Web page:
The project was officially overseen by an organization known simply as "ABC Campaign", which was affiliated with the provincial Progressive Conservative Party of which Williams is leader, and which was registered with Elections Canada as a "third party" for the purposes of election expenditures.[5][6] The provincial government itself also paid for advertisements supporting the goals of the campaign.[7] It has been estimated that the campaigners spent over $81,000 on the ABC campaign.


Danny Williams, former Premier of Newfoundland and Labrador, initiated the ABC campaign in 2007
Stephen Harper, former Prime Minister of Canada

The progressive conservative Premier of Newfoundland and Labrador Danny Williams attracted national attention on December 23, 2004, when he ordered all Canadian flags removed from provincial buildings during a dispute with then Prime Minister Paul Martin. Williams wanted the province to keep all of its offshore oil and gas revenues, along with equalization payments, an exception to the fiscal formula which rescinded equalization transfer payments to a province that had increased natural resources revenues. Martin largely accepted Williams' demands in late January 2005, supposedly due to an expected by-election (incumbent Liberal MP Lawrence O'Brien was terminally ill) that would hold the balance of power for the Liberal minority government. After O'Brien's death, Todd Russell retained the seat for the Liberals in the resulting by-election held on May 24, 2005, which helped to shore up the Martin government's tenuous position in parliament.

The agreement, known as the Atlantic Accord, was unpopular in the rest of Canada as it was considered unfair to other provinces.[8] It was particularly criticized by Ontario Premier Dalton McGuinty. While Ontario was traditionally one of Confederation's "have" provinces, while Newfoundland was a "have-not", this has changed in recent years. McGuinty complained that his province - already sending more money to the federal government than it gets back in equalization payments - would get further shortchanged as the accord permitted Newfoundland to keep its oil revenues rather than sharing it with the other provinces. While the accord did prolong the federal Liberal government's time in power, it was viewed as "short-term gain for long-term pain" as Paul Martin gained a reputation for doing or saying whatever was possible in order to stay in power, something that caused Ontario voters to become disenchanted with the Liberals.[9] [10] [11]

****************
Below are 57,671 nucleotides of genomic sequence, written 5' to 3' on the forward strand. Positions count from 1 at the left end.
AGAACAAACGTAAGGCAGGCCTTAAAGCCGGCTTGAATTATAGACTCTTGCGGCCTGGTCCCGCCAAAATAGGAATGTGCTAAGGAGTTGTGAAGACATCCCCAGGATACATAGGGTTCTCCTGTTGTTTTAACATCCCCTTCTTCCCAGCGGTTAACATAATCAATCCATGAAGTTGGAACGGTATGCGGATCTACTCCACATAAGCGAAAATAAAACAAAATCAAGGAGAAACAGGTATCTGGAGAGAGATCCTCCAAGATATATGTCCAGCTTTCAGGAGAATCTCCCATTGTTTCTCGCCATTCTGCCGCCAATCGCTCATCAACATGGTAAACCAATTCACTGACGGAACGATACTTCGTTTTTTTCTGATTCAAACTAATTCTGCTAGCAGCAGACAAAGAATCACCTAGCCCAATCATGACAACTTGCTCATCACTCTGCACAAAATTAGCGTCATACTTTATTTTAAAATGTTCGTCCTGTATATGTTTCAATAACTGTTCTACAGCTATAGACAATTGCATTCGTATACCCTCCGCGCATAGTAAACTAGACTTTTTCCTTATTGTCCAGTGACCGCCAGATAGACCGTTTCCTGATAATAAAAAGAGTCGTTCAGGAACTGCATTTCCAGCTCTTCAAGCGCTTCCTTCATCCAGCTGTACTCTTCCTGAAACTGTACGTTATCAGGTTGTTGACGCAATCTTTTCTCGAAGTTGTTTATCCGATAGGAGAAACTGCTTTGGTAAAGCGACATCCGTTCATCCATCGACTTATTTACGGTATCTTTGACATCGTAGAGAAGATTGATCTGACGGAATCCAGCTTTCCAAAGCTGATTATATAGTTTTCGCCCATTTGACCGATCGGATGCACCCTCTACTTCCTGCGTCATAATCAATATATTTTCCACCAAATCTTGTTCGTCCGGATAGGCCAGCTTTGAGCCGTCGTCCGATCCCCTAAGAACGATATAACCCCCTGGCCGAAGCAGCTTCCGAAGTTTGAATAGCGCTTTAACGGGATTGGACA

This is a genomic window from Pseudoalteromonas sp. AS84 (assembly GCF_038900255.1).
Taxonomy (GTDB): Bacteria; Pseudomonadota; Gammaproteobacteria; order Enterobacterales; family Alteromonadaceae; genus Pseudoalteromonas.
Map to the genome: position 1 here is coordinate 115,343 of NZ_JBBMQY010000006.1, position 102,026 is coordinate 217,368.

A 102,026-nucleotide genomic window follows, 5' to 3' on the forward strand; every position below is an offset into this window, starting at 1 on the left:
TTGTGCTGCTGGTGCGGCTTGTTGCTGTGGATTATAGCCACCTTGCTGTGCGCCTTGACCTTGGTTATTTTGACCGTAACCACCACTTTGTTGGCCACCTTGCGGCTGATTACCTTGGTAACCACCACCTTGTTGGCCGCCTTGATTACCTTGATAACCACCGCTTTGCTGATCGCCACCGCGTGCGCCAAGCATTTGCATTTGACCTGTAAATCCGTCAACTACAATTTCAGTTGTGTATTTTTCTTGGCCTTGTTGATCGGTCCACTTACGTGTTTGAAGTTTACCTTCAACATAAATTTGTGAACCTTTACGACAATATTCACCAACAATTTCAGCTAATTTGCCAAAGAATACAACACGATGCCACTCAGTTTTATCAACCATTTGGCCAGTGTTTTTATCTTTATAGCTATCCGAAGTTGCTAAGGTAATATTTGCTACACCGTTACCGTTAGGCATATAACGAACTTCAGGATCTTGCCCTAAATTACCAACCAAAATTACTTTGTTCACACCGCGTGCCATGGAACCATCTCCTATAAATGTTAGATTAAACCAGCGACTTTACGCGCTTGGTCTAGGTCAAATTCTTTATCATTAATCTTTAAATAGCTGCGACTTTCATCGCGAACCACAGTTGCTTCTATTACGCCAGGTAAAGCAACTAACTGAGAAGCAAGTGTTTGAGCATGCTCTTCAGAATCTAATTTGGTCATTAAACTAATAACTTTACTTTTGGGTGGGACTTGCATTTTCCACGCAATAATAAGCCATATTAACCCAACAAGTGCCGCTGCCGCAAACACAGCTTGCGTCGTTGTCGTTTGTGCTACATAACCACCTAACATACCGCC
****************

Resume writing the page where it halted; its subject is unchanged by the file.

On January 4, 2006, during the 2006 federal election campaign, the then-opposition Conservative party leader Stephen Harper sent a letter to the conservative Premier of Newfoundland and Labrador Danny Williams with the following statement regarding federal equalization formula:

A Conservative government would also support changes to the equalization program to ensure provinces and territories have the opportunity to develop economies and sustain important core social services. We will remove non-renewable natural resource revenue from the equalization formula to encourage the development of economic growth in the non-renewable resource sectors across Canada. The Conservative government will ensure that no province is adversely affected from changes to the equalization formula.

— Stephen Harper, letter to Danny Williams, January 4, 2006[12]

Following the election and after becoming Prime Minister, Harper began to distance himself from the statement that October.[13] The subsequent 2007 federal budget ostensibly met this promise by introducing the option of a new equalization formula allowing each province to exclude its natural resources - but it also imposed a cap on the amount of equalization each province could receive, effectively negating the Atlantic Accord. The budget also gave each province the option of retaining the original equalization formula, meaning that no province would lose revenue due to the new formula. This budget was praised by Ontario Premier McGuinty, a critic of the Atlantic Accord.

Nonetheless, Williams said that, based on the restrictions imposed on the new formula, the province had been "shafted", and that "based on the fact that they've broken their promise and broken their commitment, citizens should not vote Conservative in the next federal election."[14]